The ruling Republican Party of Armenia (HHK) and its former coalition partner, Prosperous Armenia (BHK), have launched fresh verbal attacks on each other ahead of mayoral elections in Yerevan in which they are expected to be the main contenders.
Senior HHK and BHK lawmakers on Thursday followed up on a war of words between the youth wings of the two parties that broke out recently on online social networks. Young HHK figures reacted furiously to renewed harsh criticism of the Armenian government voiced by their former allies.
“They should have criticized the government and spoken of problems when they were part of the coalition,” said Hovannes Sahakian, the secretary of the HHK’s parliamentary faction, the largest in the National Assembly.
Sahakian singled out former Foreign Minister Vartan Oskanian, a senior BHK member, for criticism. “A minister who grew and prospered in the government for ten years is now … criticizing the government,” he told reporters. “I can’t understand this. A person must behave in a more dignified way, at least by admitting his mistakes.”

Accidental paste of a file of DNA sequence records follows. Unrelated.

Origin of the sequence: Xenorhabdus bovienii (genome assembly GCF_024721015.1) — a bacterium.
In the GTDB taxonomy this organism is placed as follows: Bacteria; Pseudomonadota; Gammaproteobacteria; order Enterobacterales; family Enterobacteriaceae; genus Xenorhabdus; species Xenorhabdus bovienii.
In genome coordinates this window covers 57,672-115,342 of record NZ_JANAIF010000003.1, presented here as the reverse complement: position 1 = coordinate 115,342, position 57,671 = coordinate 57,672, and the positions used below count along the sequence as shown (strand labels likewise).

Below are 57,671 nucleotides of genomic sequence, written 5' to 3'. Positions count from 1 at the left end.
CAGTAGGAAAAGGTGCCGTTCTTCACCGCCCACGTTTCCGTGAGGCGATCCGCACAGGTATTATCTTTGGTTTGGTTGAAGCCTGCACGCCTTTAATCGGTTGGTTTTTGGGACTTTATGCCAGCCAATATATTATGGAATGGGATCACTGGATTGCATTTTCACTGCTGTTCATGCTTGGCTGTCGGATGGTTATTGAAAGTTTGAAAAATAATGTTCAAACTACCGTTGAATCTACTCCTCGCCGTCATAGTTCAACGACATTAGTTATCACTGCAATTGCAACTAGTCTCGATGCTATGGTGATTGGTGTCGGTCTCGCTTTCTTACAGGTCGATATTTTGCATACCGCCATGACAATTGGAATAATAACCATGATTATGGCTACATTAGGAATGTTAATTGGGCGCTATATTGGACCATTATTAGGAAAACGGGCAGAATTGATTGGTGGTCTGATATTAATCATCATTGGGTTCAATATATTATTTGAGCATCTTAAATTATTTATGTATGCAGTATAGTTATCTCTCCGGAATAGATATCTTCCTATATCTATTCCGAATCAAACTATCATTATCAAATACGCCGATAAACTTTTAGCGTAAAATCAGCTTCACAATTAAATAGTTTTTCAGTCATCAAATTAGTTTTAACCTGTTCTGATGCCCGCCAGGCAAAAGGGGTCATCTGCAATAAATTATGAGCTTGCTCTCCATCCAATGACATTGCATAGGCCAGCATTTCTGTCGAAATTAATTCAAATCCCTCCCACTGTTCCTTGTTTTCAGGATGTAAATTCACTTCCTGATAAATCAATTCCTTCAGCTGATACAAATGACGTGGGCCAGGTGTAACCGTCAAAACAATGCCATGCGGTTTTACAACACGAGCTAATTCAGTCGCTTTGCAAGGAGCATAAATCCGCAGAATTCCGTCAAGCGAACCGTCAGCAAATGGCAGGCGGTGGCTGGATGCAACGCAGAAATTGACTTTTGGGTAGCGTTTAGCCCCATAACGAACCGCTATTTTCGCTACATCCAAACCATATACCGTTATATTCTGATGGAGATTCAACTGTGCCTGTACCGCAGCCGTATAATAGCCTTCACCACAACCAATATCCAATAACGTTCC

Tigran Urikhanian, a parliament deputy and the chief BHK spokesman, lambasted the ruling party headed by President Serzh Sarkisian at a virtually simultaneous news conference. “What is happening is not a struggle but untactful and incorrect reactions from some HHK representatives to questions raised by BHK deputies in the form of figures and legal formulations,” he said.
“We are trying to get answers to questions that are circulated by the media and preoccupy the public,” added Urikhanian.
Relations between the two coalition partners began worsening in late 2011 amid BHK leader Gagik Tsarukian’s reluctance to voice support for Sarkisian’s reelection plans. The discord culminated in the BHK’s withdrawal from Sarkisian’s coalition government in June 2012.
In the following months Tsarukian was widely expected to challenge the incumbent in the February 2013 presidential election. However, the tycoon unexpectedly withdrew from the presidential race in December for still unclear reasons.
The BHK, which has the second largest parliamentary faction, again stepped up its criticism of the government after the disputed presidential ballot in an apparent preparation for the May 5 municipal elections in Yerevan. Urikhanian claimed that Tsarukian’s party has “very good chances” of winning the polls.
Sahakian, for his part, said that the ruling HHK expects to retain control over the majority of seats in Yerevan’s municipal council and thus re-install Mayor Taron Markarian for a four-year term.